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Academy Wins Oscar For Best Non-Apology For 'Racist' Asian Jokes

03/16/2016 01:46 EDT | Updated 03/16/2016 02:59 EDT

Oscars organizers stopped short of an actual apology Tuesday in response to two “tone-deaf” jokes about Asian stereotypes — one about kid accountants, the other about “tiny dongs.”

“The Academy appreciates the concerns stated, and regrets that any aspect of the Oscar telecast was offensive,” read a statement from an Academy of Motion Picture Arts & Sciences spokesperson.

“We are committed to doing our best to ensure that material in future shows be more culturally sensitive.”

The statement came after some of its Asian members delivered a letter earlier in the day urging the board of governors to own up to the low-brow and “offensive skits” by show host Chris Rock and presenter Sacha Baron Cohen.

The 25 signatories include Oscar-winning director Ang Lee, “Star Trek” star George Takei, and Canadian “Grey’s Anatomy” actress Sandra Oh.

ang lee

Director Ang Lee accepts Academy Award for Best Director seen from backstage during the Oscars held at the Dolby Theatre on Feb. 24, 2013 in Hollywood, California. (Photo: Christopher Polk/Getty Images)

A copy of the letter, obtained by The Hollywood Reporter, accused the Academy of failing to make a “spectacular example of inclusion” with its ham-fisted, low-brow jokes. This was a considerable misstep considering the backlash the organization faced with the #OscarsSoWhite campaign, according to the letter.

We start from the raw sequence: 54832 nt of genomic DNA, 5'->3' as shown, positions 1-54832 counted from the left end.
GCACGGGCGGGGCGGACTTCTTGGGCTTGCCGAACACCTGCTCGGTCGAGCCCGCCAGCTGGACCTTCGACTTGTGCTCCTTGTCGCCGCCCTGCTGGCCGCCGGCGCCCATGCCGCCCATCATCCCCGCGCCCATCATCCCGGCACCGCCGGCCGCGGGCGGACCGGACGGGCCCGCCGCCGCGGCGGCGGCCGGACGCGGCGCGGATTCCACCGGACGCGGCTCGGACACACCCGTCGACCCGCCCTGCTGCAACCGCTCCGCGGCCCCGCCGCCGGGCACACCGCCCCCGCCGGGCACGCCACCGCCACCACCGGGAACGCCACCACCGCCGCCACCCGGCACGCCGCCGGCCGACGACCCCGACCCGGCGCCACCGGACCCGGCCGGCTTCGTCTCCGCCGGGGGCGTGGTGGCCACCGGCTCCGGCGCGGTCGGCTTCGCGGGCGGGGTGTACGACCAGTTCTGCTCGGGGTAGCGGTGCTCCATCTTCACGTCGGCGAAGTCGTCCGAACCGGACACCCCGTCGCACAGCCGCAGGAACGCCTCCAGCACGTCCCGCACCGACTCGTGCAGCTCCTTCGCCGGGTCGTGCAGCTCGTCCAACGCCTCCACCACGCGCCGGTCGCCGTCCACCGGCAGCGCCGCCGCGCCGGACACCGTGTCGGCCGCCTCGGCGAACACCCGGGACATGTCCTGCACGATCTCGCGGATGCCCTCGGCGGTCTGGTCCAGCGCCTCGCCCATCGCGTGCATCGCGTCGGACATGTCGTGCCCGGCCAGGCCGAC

“We are writing as Academy members of Asian descent to express our complete surprise and disappointment with the targeting of Asians at the 88th Oscars telecast and its perpetuation of racist stereotypes,” it read.

“We’d like to know how such tasteless and offensive skits could have happened and what process you have in place to preclude such unconscious or outright bias and racism toward any group in future Oscars telecasts.”

The letter asked the board for “concrete steps” so that “all people are portrayed with dignity and respect.”

After reading the Academy's response, Takei told The New York Times it struck him as “bland” and “patronizing.”

“The obliviousness was actually shocking. Doesn’t anyone over there have any sense?” he said.

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